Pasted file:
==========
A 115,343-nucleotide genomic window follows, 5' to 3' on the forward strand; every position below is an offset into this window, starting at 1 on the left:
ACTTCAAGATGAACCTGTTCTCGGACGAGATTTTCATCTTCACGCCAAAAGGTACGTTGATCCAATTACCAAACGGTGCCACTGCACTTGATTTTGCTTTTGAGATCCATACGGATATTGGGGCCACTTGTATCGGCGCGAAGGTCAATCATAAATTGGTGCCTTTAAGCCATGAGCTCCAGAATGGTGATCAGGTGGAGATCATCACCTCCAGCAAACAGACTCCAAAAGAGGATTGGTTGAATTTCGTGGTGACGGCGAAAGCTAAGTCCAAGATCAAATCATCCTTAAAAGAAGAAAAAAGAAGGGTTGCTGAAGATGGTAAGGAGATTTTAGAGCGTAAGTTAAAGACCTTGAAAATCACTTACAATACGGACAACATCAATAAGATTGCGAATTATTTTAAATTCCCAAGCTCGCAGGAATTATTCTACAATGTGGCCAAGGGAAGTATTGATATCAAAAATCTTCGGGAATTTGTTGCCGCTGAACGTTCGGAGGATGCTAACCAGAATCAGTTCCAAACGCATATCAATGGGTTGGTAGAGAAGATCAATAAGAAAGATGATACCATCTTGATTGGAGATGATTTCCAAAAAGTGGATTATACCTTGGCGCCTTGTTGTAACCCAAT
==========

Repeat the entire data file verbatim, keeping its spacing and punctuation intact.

A 115,343-nucleotide genomic window follows, 5' to 3' on the forward strand; every position below is an offset into this window, starting at 1 on the left:
ACTTCAAGATGAACCTGTTCTCGGACGAGATTTTCATCTTCACGCCAAAAGGTACGTTGATCCAATTACCAAACGGTGCCACTGCACTTGATTTTGCTTTTGAGATCCATACGGATATTGGGGCCACTTGTATCGGCGCGAAGGTCAATCATAAATTGGTGCCTTTAAGCCATGAGCTCCAGAATGGTGATCAGGTGGAGATCATCACCTCCAGCAAACAGACTCCAAAAGAGGATTGGTTGAATTTCGTGGTGACGGCGAAAGCTAAGTCCAAGATCAAATCATCCTTAAAAGAAGAAAAAAGAAGGGTTGCTGAAGATGGTAAGGAGATTTTAGAGCGTAAGTTAAAGACCTTGAAAATCACTTACAATACGGACAACATCAATAAGATTGCGAATTATTTTAAATTCCCAAGCTCGCAGGAATTATTCTACAATGTGGCCAAGGGAAGTATTGATATCAAAAATCTTCGGGAATTTGTTGCCGCTGAACGTTCGGAGGATGCTAACCAGAATCAGTTCCAAACGCATATCAATGGGTTGGTAGAGAAGATCAATAAGAAAGATGATACCATCTTGATTGGAGATGATTTCCAAAAAGTGGATTATACCTTGGCGCCTTGTTGTAACCCAAT